Field teams visited 10,230 households in Cross River and 5571 households in Bauchi and interviewed three-quarters of the households in Cross River (75%, 7685/10230) and almost every household in Bauchi (99%, 5535/5571). From these households, they collected information on 11,305 children in Cross River and 11,284 children in Bauchi. In Cross River state, the mother of the child responded for 9827 children, 8429 children were between the ages of 6 and 47 months, 7551 children had complete information to calculate a MUAC z-score, and 3643 children were from the mother’s last pregnancy and were included in the analysis. In Bauchi state, the mother of the child responded for 10,812 children, 8825 children were between the ages of 6 and 47 months, 6837 children had complete information to calculate a MUAC z-score, and 2706 children were from the mother’s last pregnancy and were included in the analysis.
Some 4.4% (160/3643) of the children in Cross River, and 14.7% (398/2706) of the children in Bauchi were classified as malnourished, based on a MUAC z-score more than 2 SD below the median. Table 1 shows the frequency of the maternal, child, and household/community characteristics potentially related to childhood malnutrition. In Bauchi, most women (87%, 2340/2692) did not reduce heavy work by the third trimester, over half of the women had fewer than four government ANC visits, and four out of every five women did not have a skilled health worker at her last delivery and did not receive a PNC visit within six weeks of delivery. One in ten of the women in Bauchi reported physical abuse during pregnancy. In Cross River, nearly seven out of every ten women did not reduce their heavy workload by the third trimester, approximately four in ten women did not receive at least four government ANC visits and did not have their delivery attended by a skilled health worker, and three out of four women did not receive a PNC visit within six weeks of delivery. A quarter reported physical abuse during pregnancy.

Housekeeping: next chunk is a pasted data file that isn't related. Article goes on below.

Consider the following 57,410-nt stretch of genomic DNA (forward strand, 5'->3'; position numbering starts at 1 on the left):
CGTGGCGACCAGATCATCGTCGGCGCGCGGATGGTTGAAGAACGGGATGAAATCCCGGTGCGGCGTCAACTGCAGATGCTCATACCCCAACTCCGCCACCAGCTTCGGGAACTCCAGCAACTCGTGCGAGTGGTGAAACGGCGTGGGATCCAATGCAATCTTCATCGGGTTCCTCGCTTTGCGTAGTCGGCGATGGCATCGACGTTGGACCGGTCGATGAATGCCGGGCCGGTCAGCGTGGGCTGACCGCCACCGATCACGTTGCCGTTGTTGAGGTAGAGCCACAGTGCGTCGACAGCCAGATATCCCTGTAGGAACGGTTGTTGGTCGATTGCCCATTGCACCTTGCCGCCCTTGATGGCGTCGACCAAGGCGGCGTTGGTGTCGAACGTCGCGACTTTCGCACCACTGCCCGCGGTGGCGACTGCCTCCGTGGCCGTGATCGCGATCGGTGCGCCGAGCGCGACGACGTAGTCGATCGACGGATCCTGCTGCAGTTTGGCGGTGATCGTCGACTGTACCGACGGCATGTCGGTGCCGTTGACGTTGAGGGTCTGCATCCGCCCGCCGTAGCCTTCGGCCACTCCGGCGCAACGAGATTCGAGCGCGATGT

Table 2 lists the results of bivariate analysis of associations between individual determinants and child nutritional status for each state. In both states, a child whose mother did not receive four or more government ANC visits, did not have a skilled health worker at her last delivery, and rarely or never discussed issues related to pregnancy and childbirth with her husband or partner was more likely to malnourished. Female children and children who had ARI two or more times in the last year were more likely to be malnourished.
Table 3 shows the final multivariate models of factors related to childhood malnutrition for each state. Care of the mother during her last pregnancy remained significantly associated with child malnutrition. In both states, a child whose mother had fewer than four government ANC visits during her last pregnancy was more likely to be malnourished. In Bauchi, a child whose mother rarely or never discussed issues related to pregnancy and childbirth with her husband or partner and a child whose mother did not have her last delivery attended by a skilled health worker was more likely to be malnourished. One other maternal factor was associated with malnutrition in Cross River, where a child whose mother had less than junior secondary education was more likely to be malnourished.
Care of the child and childhood illnesses were related to malnutrition in Bauchi. Having diarrhoea in the last two weeks and ARI two or more times in the last year were associated with child malnutrition. In both states, female children were more likely to be malnourished than male children.
The rates of malnutrition among children aged 6-47 months in our study, assessed by age- and sex-adjusted MUAC z-scores, were 4.4% in Cross River and 14.7% in Bauchi. These figures, indicating more childhood malnutrition in Bauchi than in Cross River, are similar to figures from the 2011 MICS national survey, which reported 5.0% of children aged 0-59 months in Cross River and 9.1% in Bauchi were moderately or severely wasted (low weight-for-height).6